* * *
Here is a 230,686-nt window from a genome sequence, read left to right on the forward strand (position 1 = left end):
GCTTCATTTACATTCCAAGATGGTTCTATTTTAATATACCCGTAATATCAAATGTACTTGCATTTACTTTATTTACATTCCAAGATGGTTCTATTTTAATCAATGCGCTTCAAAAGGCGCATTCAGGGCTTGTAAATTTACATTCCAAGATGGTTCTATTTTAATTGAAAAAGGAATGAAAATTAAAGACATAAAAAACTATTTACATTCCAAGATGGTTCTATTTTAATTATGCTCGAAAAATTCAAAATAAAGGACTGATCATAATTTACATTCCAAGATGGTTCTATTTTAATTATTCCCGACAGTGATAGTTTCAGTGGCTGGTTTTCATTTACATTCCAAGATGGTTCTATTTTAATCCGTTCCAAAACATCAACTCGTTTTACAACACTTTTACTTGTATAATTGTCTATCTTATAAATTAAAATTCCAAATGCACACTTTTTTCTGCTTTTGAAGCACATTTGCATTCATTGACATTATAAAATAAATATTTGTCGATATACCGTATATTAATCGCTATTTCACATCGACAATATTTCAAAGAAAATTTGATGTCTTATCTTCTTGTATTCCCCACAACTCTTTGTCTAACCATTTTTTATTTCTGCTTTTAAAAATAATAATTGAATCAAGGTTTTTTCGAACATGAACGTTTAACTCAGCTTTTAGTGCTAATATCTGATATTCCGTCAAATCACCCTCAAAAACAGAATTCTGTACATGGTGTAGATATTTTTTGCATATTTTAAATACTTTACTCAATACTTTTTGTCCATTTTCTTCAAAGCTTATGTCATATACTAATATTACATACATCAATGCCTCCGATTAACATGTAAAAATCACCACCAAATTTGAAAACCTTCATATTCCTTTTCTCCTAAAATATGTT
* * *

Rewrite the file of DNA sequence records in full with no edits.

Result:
Here is a 230,686-nt window from a genome sequence, read left to right on the forward strand (position 1 = left end):
GCTTCATTTACATTCCAAGATGGTTCTATTTTAATATACCCGTAATATCAAATGTACTTGCATTTACTTTATTTACATTCCAAGATGGTTCTATTTTAATCAATGCGCTTCAAAAGGCGCATTCAGGGCTTGTAAATTTACATTCCAAGATGGTTCTATTTTAATTGAAAAAGGAATGAAAATTAAAGACATAAAAAACTATTTACATTCCAAGATGGTTCTATTTTAATTATGCTCGAAAAATTCAAAATAAAGGACTGATCATAATTTACATTCCAAGATGGTTCTATTTTAATTATTCCCGACAGTGATAGTTTCAGTGGCTGGTTTTCATTTACATTCCAAGATGGTTCTATTTTAATCCGTTCCAAAACATCAACTCGTTTTACAACACTTTTACTTGTATAATTGTCTATCTTATAAATTAAAATTCCAAATGCACACTTTTTTCTGCTTTTGAAGCACATTTGCATTCATTGACATTATAAAATAAATATTTGTCGATATACCGTATATTAATCGCTATTTCACATCGACAATATTTCAAAGAAAATTTGATGTCTTATCTTCTTGTATTCCCCACAACTCTTTGTCTAACCATTTTTTATTTCTGCTTTTAAAAATAATAATTGAATCAAGGTTTTTTCGAACATGAACGTTTAACTCAGCTTTTAGTGCTAATATCTGATATTCCGTCAAATCACCCTCAAAAACAGAATTCTGTACATGGTGTAGATATTTTTTGCATATTTTAAATACTTTACTCAATACTTTTTGTCCATTTTCTTCAAAGCTTATGTCATATACTAATATTACATACATCAATGCCTCCGATTAACATGTAAAAATCACCACCAAATTTGAAAACCTTCATATTCCTTTTCTCCTAAAATATGTT